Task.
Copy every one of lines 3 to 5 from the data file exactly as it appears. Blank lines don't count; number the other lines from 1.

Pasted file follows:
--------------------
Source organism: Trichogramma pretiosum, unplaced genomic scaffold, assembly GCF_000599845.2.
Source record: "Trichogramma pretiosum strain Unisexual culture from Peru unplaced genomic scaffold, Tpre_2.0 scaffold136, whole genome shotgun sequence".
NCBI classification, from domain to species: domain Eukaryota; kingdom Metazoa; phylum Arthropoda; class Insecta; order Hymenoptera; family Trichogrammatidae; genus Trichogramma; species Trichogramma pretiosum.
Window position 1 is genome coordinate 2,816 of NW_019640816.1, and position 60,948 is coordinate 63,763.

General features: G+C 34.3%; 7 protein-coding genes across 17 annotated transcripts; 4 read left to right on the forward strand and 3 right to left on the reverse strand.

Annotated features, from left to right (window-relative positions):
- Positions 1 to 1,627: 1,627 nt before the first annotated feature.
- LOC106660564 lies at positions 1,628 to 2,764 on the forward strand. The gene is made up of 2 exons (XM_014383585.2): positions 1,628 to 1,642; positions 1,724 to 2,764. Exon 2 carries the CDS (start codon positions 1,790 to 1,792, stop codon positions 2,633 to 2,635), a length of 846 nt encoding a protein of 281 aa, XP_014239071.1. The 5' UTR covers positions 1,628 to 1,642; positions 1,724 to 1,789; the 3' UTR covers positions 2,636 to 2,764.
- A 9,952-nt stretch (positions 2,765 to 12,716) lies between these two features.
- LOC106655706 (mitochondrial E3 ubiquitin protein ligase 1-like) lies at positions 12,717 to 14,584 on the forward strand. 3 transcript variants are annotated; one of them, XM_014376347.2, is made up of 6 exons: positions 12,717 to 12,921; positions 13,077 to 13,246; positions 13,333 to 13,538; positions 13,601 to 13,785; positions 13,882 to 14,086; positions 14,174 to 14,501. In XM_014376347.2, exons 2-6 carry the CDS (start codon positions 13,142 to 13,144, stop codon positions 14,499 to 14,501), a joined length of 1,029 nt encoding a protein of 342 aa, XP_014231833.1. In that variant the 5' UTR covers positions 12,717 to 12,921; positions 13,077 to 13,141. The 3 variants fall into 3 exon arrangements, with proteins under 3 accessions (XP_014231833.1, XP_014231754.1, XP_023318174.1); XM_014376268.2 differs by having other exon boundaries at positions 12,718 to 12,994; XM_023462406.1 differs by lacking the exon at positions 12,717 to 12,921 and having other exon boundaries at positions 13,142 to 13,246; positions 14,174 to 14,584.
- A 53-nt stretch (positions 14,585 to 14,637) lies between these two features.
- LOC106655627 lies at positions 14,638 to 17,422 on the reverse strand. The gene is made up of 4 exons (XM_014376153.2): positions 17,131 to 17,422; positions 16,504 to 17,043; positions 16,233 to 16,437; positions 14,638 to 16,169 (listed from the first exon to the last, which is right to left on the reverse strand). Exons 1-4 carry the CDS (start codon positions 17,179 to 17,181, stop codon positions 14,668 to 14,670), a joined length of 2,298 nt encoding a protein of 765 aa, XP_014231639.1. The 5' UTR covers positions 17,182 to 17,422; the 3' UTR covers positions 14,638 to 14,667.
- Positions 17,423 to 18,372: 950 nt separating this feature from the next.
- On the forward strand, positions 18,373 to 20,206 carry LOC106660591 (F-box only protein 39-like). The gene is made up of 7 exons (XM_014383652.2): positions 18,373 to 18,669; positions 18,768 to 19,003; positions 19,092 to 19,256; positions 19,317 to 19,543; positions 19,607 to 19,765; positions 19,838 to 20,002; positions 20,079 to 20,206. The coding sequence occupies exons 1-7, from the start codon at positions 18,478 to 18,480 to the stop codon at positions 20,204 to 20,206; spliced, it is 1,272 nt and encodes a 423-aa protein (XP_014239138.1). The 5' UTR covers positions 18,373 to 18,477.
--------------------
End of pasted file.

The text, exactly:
NCBI classification, from domain to species: domain Eukaryota; kingdom Metazoa; phylum Arthropoda; class Insecta; order Hymenoptera; family Trichogrammatidae; genus Trichogramma; species Trichogramma pretiosum.
Window position 1 is genome coordinate 2,816 of NW_019640816.1, and position 60,948 is coordinate 63,763.

General features: G+C 34.3%; 7 protein-coding genes across 17 annotated transcripts; 4 read left to right on the forward strand and 3 right to left on the reverse strand.